Strolling through Lafayette Park early one evening, I took note of the usual suspects distributed along the edge of the centerpiece man-made lake as they waited patiently for red-and-white bobbers to disappear below the surface. The fisher-folk are a common fixture here — the reservoir is stocked by the Missouri Department of Conservation (MDC) every two to four weeks specifically to support this recreational activity — but one angler, perched on the concrete bank, was a new face in the crowd.

That unfamiliar face was capped with a jaunty jet-colored glengarry, accented with several long white plumes for an added splash of brio. Some might deem that lid overly formal, given the casual nature of the enterprise, but this was a Black-Crowned Night Heron (BCNH, Nycticorax nycticorax) trolling for a meal. That’s the standard sporting attire of this clan, as is his* slate-and-charcoal blazer and silver westkit.

Combined with bright vermilion eyes and saffron leggings, the ensemble gave an air of upper-crust respectability, not to mention fashion-forward quirkiness, to this short, stocky, round-shouldered chap. Short (23-26 in or 58-66 cm), that is, compared to his leggier cousins the great egret and the great blue heron, who stand 1 or 2 feet taller, respectively. There are also more diminutive members of the Ardeidae Family, and truth be told, night herons looks a lot more lanky, and their posture more imposing, once they stand up to stretch and straighten out the kink in their neck.

This feathered fellow may be a sartorial standout at the lake but but he has more in common with the people wetting a line and hoping for a bite than you might assume. Most wading birds (and some humans, it must be said) use the “stand still and stab” approach preferred by those who fish with spears, regardless of whether the skewer is hand-held or conveniently integrated into one’s face.  True, Black-Crowned Night Herons are skilled in this method, too, but they (and some of their kin) have another weapon in their arsenal.

Over the past several decades, researchers have observed BCNHs manipulating and placing  edible (bait) or inedible (lure) items, such as bread, dead insects, or leaf and twig fragments, on the water surface within the birds’ striking range, or even dangling worms and minnows below the surface, to attract potential prey. This behavior, called active bait fishing or baiting  is a learned or culturally transmitted behavior, and it is officially classified as a form of tool use.

Now, humans have a long history of trying to set themselves apart from the rest of the Animal Kingdom, for reasons I have never fully grasped.  Regardless, over the centuries people have pointed to characteristics initially asserted to be uniquely ours, but that subsequently turned out to be either very hard to prove, such as consciousness and free moral agency, or quite easy to disprove, such as language or the creation and use of tools.

In fact, tool use was one of the first assumed distinctions of our species to be discredited.  You see, what makes an object a tool is how it is used, not who is using it. When that realization dawned on the scientific community, it became impossible to dispute that humans are not the only creatures who, for example, can transform a rock into a hammer or an anvil by picking it up and pounding a shellfish to prepare oysters on the half-shell.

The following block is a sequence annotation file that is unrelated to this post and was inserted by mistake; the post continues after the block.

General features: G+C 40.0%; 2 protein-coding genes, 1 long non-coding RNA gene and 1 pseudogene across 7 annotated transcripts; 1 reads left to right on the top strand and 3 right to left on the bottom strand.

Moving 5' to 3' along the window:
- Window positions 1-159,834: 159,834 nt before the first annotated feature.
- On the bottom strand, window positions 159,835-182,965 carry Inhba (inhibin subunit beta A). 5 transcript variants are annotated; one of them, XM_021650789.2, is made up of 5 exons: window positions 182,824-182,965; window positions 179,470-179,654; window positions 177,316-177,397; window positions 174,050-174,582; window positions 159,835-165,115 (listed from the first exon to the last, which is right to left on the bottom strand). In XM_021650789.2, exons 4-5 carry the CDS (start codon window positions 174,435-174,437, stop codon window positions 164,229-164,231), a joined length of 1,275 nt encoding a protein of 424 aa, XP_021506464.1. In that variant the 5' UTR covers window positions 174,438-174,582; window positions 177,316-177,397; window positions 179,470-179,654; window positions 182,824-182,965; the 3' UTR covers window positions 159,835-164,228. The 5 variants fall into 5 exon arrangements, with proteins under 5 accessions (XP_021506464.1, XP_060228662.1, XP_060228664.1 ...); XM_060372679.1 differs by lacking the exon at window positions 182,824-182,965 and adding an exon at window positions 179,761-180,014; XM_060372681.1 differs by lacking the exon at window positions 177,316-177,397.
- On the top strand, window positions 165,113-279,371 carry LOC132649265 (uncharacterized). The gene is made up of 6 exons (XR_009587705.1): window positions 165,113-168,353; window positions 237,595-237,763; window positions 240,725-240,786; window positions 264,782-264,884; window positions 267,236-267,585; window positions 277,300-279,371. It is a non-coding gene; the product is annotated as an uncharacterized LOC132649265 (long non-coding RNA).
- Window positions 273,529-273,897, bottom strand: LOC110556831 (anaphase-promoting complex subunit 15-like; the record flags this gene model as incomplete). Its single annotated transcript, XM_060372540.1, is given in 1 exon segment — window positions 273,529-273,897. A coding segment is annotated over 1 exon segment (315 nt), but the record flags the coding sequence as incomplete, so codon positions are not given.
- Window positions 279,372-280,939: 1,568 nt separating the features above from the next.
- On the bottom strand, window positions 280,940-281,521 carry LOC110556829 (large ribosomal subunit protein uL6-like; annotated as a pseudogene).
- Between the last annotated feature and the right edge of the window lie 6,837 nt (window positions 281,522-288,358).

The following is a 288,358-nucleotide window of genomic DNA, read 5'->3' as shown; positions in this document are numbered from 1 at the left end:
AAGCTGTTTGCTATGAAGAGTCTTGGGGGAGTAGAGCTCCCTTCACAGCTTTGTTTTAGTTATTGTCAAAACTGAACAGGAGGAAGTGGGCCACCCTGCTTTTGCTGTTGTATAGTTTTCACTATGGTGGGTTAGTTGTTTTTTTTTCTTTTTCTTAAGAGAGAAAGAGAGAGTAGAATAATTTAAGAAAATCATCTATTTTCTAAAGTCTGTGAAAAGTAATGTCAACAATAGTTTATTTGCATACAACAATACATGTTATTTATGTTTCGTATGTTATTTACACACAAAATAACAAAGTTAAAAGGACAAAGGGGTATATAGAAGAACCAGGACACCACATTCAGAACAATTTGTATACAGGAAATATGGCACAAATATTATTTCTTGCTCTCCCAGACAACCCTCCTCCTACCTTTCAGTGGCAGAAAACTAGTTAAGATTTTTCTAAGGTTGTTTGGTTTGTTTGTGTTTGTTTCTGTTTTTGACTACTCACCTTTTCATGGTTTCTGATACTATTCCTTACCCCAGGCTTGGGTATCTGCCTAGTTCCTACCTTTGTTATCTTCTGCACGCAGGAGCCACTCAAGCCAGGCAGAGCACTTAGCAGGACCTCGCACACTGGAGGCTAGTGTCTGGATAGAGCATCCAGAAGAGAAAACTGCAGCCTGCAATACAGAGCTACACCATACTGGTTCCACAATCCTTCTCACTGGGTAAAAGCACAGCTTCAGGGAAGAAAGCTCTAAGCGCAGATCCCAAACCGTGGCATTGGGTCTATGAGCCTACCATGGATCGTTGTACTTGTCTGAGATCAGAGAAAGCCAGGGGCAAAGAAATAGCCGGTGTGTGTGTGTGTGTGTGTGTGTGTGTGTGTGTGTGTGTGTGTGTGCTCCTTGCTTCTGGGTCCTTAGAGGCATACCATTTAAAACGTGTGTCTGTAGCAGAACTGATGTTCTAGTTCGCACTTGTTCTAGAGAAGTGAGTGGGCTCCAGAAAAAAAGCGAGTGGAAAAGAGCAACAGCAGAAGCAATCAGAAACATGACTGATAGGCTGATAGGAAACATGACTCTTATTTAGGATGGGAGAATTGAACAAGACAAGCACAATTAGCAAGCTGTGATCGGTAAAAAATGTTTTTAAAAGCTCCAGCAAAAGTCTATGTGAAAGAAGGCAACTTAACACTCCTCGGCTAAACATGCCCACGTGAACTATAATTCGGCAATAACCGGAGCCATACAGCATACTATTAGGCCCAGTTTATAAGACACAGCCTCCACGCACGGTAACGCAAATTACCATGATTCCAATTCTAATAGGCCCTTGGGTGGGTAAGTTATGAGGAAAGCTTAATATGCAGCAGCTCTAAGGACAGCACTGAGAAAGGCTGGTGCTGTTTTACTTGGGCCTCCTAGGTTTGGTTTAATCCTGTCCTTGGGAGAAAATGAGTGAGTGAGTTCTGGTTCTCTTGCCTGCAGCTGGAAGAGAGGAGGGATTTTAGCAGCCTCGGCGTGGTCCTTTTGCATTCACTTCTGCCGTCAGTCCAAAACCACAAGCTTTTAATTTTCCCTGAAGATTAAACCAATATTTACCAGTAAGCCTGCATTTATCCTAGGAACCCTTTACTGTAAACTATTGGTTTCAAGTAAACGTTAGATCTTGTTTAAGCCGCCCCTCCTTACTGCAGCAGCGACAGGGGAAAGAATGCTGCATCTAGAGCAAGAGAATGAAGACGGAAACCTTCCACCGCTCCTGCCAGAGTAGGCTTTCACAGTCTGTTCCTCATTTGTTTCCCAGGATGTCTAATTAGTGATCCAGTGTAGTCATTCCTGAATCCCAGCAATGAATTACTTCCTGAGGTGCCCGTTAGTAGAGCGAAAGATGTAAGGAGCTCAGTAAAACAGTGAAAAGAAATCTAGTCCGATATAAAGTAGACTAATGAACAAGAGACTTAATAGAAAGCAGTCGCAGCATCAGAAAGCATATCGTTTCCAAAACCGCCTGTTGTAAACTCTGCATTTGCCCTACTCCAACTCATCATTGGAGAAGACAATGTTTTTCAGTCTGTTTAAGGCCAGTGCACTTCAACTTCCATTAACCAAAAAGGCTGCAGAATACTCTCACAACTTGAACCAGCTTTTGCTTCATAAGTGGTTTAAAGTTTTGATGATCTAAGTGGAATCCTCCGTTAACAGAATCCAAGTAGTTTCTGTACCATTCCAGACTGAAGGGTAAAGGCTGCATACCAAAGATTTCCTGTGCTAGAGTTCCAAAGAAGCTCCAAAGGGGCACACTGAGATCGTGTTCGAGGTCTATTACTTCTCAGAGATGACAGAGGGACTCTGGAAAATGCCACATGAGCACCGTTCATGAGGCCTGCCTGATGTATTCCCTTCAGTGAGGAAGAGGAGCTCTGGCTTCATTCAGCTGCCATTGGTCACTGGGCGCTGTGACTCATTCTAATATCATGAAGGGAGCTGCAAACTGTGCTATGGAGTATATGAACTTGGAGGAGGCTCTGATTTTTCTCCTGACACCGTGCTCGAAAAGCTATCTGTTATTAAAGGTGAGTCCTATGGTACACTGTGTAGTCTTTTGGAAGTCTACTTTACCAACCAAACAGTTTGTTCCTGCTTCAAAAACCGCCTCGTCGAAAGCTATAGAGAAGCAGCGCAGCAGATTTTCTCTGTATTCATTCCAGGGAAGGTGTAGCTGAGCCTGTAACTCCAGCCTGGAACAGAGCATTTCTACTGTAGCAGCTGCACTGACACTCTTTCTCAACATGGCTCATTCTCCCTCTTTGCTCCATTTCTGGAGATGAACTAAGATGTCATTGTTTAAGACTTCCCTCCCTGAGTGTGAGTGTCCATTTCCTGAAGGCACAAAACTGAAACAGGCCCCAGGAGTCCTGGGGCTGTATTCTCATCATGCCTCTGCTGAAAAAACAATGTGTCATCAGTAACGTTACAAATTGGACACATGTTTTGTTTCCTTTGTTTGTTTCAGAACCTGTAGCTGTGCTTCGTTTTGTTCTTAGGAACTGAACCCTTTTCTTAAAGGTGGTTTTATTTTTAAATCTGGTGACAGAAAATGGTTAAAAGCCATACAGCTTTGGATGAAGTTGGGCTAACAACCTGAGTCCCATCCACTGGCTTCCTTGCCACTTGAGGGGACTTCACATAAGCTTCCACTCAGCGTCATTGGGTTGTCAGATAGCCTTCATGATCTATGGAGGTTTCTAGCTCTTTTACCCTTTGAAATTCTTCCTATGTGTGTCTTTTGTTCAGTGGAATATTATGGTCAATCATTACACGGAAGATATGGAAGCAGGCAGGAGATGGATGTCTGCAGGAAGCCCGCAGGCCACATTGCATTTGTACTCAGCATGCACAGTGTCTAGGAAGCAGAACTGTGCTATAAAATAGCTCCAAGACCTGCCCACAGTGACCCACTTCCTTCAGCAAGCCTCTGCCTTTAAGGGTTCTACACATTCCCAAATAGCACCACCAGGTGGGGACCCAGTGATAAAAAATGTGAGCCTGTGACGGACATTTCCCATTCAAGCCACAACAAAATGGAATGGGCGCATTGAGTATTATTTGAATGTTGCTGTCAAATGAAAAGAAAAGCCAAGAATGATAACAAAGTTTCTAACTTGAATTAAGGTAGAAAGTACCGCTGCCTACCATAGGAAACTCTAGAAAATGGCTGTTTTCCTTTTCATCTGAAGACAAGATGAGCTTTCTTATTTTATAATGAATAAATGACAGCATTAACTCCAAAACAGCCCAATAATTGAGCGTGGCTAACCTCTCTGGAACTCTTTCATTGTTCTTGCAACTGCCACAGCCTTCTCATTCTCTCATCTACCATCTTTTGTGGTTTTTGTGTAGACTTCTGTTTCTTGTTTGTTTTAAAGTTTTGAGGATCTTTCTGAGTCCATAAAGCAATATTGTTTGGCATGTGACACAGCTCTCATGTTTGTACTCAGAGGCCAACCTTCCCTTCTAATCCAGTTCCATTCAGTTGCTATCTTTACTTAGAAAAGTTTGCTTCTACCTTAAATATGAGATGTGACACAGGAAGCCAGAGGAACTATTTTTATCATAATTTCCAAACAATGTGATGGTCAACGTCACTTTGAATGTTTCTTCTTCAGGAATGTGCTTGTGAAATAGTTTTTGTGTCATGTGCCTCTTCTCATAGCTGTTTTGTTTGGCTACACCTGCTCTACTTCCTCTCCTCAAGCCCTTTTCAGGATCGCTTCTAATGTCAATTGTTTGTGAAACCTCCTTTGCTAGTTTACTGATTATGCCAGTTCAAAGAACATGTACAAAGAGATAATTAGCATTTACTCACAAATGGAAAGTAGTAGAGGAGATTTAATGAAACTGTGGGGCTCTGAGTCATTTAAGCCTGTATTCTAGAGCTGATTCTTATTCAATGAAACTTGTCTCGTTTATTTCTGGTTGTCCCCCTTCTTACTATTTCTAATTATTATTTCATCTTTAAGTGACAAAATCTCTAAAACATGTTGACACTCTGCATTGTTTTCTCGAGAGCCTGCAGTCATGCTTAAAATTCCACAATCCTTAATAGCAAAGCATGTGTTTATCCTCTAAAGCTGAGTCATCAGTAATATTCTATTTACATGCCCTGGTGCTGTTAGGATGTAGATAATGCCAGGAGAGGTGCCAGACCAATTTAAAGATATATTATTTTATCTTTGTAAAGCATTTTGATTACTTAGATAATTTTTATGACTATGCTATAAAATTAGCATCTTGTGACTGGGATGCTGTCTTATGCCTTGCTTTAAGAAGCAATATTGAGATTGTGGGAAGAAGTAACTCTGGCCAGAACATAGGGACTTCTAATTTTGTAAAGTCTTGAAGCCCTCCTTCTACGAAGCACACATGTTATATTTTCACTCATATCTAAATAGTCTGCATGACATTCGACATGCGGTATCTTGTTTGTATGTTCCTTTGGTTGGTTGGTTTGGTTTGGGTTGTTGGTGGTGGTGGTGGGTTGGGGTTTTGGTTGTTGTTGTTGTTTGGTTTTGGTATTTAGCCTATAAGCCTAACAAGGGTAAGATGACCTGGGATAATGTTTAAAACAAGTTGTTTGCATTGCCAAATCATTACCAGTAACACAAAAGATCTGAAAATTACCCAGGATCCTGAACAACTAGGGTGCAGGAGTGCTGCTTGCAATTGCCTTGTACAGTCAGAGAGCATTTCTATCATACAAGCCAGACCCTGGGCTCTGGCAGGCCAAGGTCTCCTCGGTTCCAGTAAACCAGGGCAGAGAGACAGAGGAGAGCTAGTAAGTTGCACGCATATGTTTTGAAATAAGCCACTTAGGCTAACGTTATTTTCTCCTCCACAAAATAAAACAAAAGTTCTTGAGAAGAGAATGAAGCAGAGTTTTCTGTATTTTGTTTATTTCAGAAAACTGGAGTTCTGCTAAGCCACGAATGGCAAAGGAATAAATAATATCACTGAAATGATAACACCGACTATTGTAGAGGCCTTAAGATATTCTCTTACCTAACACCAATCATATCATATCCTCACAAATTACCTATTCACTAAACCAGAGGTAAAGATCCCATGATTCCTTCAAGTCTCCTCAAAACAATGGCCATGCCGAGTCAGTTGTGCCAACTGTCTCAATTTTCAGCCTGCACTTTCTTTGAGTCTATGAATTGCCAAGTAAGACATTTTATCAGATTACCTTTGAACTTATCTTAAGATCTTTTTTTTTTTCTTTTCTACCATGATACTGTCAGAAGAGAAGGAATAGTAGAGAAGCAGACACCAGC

Suddenly, it was as if humanity had been fitted with corrective lenses. The big picture snapped into focus — people have plenty of tool-using company.  Our early ancestors may have even learned to make and use tools by watching their non-human neighbors, and not just other primates (e.g., bonobos, gorillas, orangutans, macaques), or mammals more generally (such as bottlenose dolphins, elephants, and sea otters).Another trick in the BCNH’s creel is hinted at by the species’ common and Latin name.  Nycticorax comes from the Ancient Greek words nuktos (night), referencing their habit of feeding primarily from dusk until long after the sun has dropped below the western horizon. 

Like many of their tool-wielding human brethren — the factory workers, emergency responders, janitors, and newspaper printing press operators — BCNHs are the wading bird night shift. Their day begins just as much of the world is powering down and turning in.

There’s something to be said, though, for the hushed solitude of a fresh, brackish, or saltwater wetland, or a lake in a historic city park, under cover of darkness. Stars bouncing an infinite, twinkling Morse code from deep space to shallow waters and back again, the rising moon’s reflection sweeping across the surface like a spotlight. Without all the bustle and distractions of daylight hours, a workman can fix his attention on his tools, and the task at hand (or beak).

And it certainly doesn’t hurt that fishing at odd hours means less competition from other anglers.

* Male and female black-crowned night-herons look similar although the males are, on average, slightly larger. For the purposes of this post, and to keep from writing s/he throughout, I have made the largely unsupported assumption that the bird I saw was a male.


 
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©2021 Next-Door Nature—no reprints without written permission from the author (I’d love for you to share my work  but please ask). Thanks to these photographers for making their work available through a Creative Commons license (CCL): Hari K Patibanda, Anita Gould, Christian Fritschi, Renee Grayson; Smithsonian's National Zoo, and Peter Massas. Thanks also to Tim Morton for granting permission to use the hero image.